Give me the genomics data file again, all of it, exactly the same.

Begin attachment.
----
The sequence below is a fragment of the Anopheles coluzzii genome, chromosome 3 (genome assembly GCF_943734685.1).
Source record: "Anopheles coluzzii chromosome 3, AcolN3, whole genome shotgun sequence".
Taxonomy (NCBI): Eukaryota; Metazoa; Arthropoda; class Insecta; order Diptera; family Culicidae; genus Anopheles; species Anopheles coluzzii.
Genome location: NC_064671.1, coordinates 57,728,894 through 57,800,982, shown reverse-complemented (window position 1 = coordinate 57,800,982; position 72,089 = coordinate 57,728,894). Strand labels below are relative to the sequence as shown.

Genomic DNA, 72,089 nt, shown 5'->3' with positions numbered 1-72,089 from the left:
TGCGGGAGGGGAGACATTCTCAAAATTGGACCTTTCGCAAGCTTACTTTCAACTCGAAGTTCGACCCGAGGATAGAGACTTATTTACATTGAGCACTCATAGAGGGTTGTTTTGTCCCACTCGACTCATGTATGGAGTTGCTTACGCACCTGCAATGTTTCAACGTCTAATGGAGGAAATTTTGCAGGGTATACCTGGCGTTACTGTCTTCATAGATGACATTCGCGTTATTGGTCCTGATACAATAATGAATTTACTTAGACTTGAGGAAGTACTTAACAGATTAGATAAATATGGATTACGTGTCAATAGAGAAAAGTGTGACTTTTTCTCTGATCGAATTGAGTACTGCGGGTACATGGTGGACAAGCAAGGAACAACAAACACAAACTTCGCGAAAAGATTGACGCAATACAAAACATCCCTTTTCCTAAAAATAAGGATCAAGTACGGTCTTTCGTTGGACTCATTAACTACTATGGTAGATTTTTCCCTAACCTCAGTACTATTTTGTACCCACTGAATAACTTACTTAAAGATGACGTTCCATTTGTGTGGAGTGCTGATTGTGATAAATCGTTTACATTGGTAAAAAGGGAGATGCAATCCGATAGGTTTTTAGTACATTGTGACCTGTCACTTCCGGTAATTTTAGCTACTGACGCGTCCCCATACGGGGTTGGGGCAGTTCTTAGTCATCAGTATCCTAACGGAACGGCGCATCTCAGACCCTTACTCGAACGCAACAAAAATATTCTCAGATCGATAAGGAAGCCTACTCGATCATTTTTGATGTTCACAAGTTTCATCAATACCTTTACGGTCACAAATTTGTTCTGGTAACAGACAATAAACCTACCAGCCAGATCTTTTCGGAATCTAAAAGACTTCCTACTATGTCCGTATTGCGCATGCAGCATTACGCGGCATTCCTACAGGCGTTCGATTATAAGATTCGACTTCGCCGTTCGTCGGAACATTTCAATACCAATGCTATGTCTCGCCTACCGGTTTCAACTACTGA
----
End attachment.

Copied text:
The sequence below is a fragment of the Anopheles coluzzii genome, chromosome 3 (genome assembly GCF_943734685.1).
Source record: "Anopheles coluzzii chromosome 3, AcolN3, whole genome shotgun sequence".
Taxonomy (NCBI): Eukaryota; Metazoa; Arthropoda; class Insecta; order Diptera; family Culicidae; genus Anopheles; species Anopheles coluzzii.
Genome location: NC_064671.1, coordinates 57,728,894 through 57,800,982, shown reverse-complemented (window position 1 = coordinate 57,800,982; position 72,089 = coordinate 57,728,894). Strand labels below are relative to the sequence as shown.

Genomic DNA, 72,089 nt, shown 5'->3' with positions numbered 1-72,089 from the left:
TGCGGGAGGGGAGACATTCTCAAAATTGGACCTTTCGCAAGCTTACTTTCAACTCGAAGTTCGACCCGAGGATAGAGACTTATTTACATTGAGCACTCATAGAGGGTTGTTTTGTCCCACTCGACTCATGTATGGAGTTGCTTACGCACCTGCAATGTTTCAACGTCTAATGGAGGAAATTTTGCAGGGTATACCTGGCGTTACTGTCTTCATAGATGACATTCGCGTTATTGGTCCTGATACAATAATGAATTTACTTAGACTTGAGGAAGTACTTAACAGATTAGATAAATATGGATTACGTGTCAATAGAGAAAAGTGTGACTTTTTCTCTGATCGAATTGAGTACTGCGGGTACATGGTGGACAAGCAAGGAACAACAAACACAAACTTCGCGAAAAGATTGACGCAATACAAAACATCCCTTTTCCTAAAAATAAGGATCAAGTACGGTCTTTCGTTGGACTCATTAACTACTATGGTAGATTTTTCCCTAACCTCAGTACTATTTTGTACCCACTGAATAACTTACTTAAAGATGACGTTCCATTTGTGTGGAGTGCTGATTGTGATAAATCGTTTACATTGGTAAAAAGGGAGATGCAATCCGATAGGTTTTTAGTACATTGTGACCTGTCACTTCCGGTAATTTTAGCTACTGACGCGTCCCCATACGGGGTTGGGGCAGTTCTTAGTCATCAGTATCCTAACGGAACGGCGCATCTCAGACCCTTACTCGAACGCAACAAAAATATTCTCAGATCGATAAGGAAGCCTACTCGATCATTTTTGATGTTCACAAGTTTCATCAATACCTTTACGGTCACAAATTTGTTCTGGTAACAGACAATAAACCTACCAGCCAGATCTTTTCGGAATCTAAAAGACTTCCTACTATGTCCGTATTGCGCATGCAGCATTACGCGGCATTCCTACAGGCGTTCGATTATAAGATTCGACTTCGCCGTTCGTCGGAACATTTCAATACCAATGCTATGTCTCGCCTACCGGTTTCAACTACTGA